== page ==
Semantic Differential (SD) is a type of a rating scale designed to measure the connotative meaning of objects, events, and concepts. The connotations are used to derive the attitude towards the given object, event or concept.
Osgood's Semantic Differential was an application of his more general attempt to measure the semantics or meaning of words, particularly adjectives, and their referent concepts.
The respondent is asked to choose where his or her position lies, on a scale between two polar adjectives (for example: "Adequate-Inadequate", "Good-Evil" or "Valuable-Worthless"). Semantic differentials can be used to measure opinions, attitudes and values on a psychometrically controlled scale.Semiotic anthropology
The phrase "semiotic anthropology" was first used by Milton Singer (1978). Singer's work brought together the semiotics of Charles Sanders Peirce and Roman Jakobson with theoretical streams that had long been flowing in and around the University of Chicago, where Singer taught. In the late 1970s, Michael Silverstein, a young student of Jakobson's at Harvard University, joined Singer in Chicago's Department of Anthropology. Since that time, anthropological work inspired by Peirce's semiotic have proliferated, in part as students of Singer and Silverstein have spread out across the country, developing semiotic-anthropological agendas of their own.
Semiotic anthropology has its precursor in Malinowski's contextualism (which may be called anthropological semantics), which was later resumed by John Rupert Firth. Anthropological approaches to semantics are alternative to the three major types of semantics approaches: linguistic semantics, logical semantics, and general semantics. Other independent approaches to semantics are philosophical semantics and psychological semantics.Elizabeth Mertz has recently reviewed the burgeoning literature in semiotic anthropology (2007).
Robert Boroch in article Rethinking Milton Singer’s semiotic anthropology: A reconnaissance (2018: https://doi.org/10.1515/sem-2016-0119) proposed the extension of semiotics anthropological about the theory of semiotics culture by Yuri Łotmana.Structural differential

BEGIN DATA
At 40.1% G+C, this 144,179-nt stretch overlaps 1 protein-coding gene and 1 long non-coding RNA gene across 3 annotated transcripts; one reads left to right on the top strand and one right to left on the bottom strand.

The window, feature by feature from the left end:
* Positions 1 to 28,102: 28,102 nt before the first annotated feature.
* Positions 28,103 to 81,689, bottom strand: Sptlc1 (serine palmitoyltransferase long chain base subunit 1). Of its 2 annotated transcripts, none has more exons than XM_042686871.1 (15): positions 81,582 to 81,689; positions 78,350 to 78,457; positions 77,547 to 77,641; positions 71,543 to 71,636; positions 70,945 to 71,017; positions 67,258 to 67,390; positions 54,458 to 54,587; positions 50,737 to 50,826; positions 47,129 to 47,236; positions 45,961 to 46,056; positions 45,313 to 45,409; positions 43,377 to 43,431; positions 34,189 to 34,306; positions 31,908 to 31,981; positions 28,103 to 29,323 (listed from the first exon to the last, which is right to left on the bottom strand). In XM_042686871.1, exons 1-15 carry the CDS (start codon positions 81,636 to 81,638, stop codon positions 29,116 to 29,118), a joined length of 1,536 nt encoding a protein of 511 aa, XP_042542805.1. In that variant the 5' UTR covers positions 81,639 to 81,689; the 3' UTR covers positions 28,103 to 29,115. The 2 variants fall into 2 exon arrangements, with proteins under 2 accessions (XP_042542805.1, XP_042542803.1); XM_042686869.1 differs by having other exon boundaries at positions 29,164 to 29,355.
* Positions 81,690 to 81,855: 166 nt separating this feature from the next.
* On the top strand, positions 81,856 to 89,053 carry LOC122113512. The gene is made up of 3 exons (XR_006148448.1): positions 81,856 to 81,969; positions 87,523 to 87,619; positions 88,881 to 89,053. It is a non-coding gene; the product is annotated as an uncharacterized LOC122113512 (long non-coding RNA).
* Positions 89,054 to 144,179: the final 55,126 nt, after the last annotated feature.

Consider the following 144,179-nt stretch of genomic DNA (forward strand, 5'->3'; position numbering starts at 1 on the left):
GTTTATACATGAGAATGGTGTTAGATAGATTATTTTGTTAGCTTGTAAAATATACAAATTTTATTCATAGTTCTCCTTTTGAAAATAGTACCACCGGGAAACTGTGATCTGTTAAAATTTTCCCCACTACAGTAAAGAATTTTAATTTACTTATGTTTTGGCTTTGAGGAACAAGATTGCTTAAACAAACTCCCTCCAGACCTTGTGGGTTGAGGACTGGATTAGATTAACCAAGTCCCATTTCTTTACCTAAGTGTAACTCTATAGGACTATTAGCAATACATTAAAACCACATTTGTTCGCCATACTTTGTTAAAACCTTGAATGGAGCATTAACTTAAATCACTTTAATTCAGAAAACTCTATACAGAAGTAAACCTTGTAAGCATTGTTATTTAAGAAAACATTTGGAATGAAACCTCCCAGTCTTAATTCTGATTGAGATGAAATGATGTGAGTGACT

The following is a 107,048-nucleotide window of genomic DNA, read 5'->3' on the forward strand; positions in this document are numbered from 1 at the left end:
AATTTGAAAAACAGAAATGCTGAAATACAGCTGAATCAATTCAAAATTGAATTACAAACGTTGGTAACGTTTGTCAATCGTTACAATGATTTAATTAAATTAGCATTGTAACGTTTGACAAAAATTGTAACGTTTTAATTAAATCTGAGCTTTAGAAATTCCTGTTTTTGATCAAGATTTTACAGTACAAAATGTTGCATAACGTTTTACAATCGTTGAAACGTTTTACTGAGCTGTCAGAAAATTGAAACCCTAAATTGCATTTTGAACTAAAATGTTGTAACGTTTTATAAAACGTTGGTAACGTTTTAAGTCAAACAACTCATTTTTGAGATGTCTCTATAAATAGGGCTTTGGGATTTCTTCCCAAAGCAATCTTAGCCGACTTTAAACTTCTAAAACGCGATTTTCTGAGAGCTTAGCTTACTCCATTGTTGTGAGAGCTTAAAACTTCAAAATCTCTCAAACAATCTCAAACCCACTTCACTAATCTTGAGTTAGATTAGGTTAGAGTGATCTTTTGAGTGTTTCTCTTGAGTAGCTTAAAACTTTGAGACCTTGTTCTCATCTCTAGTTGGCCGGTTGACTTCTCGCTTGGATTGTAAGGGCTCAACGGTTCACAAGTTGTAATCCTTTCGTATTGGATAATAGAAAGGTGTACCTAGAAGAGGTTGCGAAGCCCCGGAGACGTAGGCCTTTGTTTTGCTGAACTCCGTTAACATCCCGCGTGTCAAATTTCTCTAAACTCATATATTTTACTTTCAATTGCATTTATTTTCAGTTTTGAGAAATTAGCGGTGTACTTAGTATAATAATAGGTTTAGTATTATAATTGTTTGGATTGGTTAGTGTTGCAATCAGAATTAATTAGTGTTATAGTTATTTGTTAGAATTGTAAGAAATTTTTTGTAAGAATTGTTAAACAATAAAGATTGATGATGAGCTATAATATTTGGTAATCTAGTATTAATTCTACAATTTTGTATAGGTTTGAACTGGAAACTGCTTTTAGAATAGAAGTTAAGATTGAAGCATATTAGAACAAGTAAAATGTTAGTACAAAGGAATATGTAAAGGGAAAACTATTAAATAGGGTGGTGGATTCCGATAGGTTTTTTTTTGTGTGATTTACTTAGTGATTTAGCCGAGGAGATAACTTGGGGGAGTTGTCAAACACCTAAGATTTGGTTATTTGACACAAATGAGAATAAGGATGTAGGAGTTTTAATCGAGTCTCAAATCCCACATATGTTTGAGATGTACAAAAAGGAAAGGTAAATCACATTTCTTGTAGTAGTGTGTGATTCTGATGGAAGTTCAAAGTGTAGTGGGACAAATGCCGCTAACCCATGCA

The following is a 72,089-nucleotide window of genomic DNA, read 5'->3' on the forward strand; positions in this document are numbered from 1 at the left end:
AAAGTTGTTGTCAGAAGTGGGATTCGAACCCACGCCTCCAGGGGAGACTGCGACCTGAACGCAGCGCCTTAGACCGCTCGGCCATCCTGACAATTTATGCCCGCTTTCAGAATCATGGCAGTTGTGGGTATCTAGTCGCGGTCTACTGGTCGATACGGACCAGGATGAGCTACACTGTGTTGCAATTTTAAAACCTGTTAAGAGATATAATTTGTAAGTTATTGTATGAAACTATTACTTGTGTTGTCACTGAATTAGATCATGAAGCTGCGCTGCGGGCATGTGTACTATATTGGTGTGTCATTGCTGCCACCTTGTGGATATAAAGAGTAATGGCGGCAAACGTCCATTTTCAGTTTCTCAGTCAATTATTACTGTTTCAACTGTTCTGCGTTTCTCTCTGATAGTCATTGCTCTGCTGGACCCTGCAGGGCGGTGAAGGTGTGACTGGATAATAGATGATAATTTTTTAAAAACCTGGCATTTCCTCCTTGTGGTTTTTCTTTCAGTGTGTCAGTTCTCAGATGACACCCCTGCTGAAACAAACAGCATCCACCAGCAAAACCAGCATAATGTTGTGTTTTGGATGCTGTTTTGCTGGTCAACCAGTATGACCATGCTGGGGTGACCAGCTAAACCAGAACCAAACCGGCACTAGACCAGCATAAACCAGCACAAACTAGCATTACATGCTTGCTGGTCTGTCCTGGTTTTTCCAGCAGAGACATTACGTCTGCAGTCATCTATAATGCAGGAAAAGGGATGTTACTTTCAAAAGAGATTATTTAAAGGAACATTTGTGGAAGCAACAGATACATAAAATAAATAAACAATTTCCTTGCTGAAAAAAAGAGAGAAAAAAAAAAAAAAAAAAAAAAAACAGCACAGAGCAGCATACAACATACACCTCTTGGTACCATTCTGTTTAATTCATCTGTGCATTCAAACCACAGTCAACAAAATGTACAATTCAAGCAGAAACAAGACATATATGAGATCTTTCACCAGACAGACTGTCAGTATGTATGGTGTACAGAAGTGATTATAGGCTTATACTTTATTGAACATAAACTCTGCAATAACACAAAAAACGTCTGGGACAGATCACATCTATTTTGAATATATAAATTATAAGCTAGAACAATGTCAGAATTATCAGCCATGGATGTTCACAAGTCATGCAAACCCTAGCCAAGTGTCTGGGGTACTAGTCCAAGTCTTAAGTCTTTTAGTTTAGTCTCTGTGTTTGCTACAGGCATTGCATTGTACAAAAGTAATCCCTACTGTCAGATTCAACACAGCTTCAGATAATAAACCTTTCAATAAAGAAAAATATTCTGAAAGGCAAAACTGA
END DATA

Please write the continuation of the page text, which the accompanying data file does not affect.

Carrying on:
The structural differential is a physical chart or three-dimensional model illustrating the abstracting processes of the human nervous system. In one form, it appears as a pegboard with tags. Created by Alfred Korzybski, and awarded a U.S. patent on May 26, 1925, it is used as a training device in general semantics. The device is intended to show that human "knowledge" of, or acquaintance with, anything is partial—not total.Stuart Chase
Stuart Chase (March 8, 1888 – November 16, 1985) was an American economist, social theorist, and writer. His writings covered topics as diverse as general semantics and physical economy. His thought was shaped by Henry George, by economic philosopher Thorstein Veblen, by Fabian socialism, and by the Communist social and educational experiments being in the Soviet Union around 1930.Chase spent his early political career supporting "a wide range of reform causes: the single tax, women's suffrage, birth control and socialism." Chase's early books, The Tragedy of Waste (1925) and Your Money's Worth (1928), were notable for their criticism of corporate advertising and their advocacy of consumer protection.The Pawns of Null-A
The Pawns of Null-A is a 1956 science fiction novel by A. E. van Vogt originally published as a four-part serial in Astounding Stories from October 1948 to January 1949 as The Players of Null-A. It incorporates concepts from the General semantics of Alfred Korzybski and refers to non-Aristotelian logic. It was published in the UK with the original name.
The novel is a continuation of the story of Gilbert Gosseyn from The World of Null-A, expanding on the galactic events which drove the interplanetary invasion of the earlier story.The World of Null-A
The World of Null-A, sometimes written The World of Ā, is a 1948 science fiction novel by Canadian American writer A. E. van Vogt. It was originally published as a three-part serial in 1945 in Astounding Stories. It incorporates concepts from the General Semantics of Alfred Korzybski. The name Ā refers to non-Aristotelian logic.Wendell Johnson
Wendell Johnson (April 16, 1906 – August 29, 1965) was an American psychologist, actor and author and was a proponent of general semantics (or GS). He was born in Roxbury, Kansas and died in Iowa City, Iowa. The Wendell Johnson Speech and Hearing Center, which houses the University of Iowa's speech pathology and audiology programs, is named after him. He is known for the experiment nicknamed the "Monster Study" for the damage it did to its human subjects, although this study has defenders.His son is former American Federal Communications Commission (FCC) commissioner Nicholas Johnson.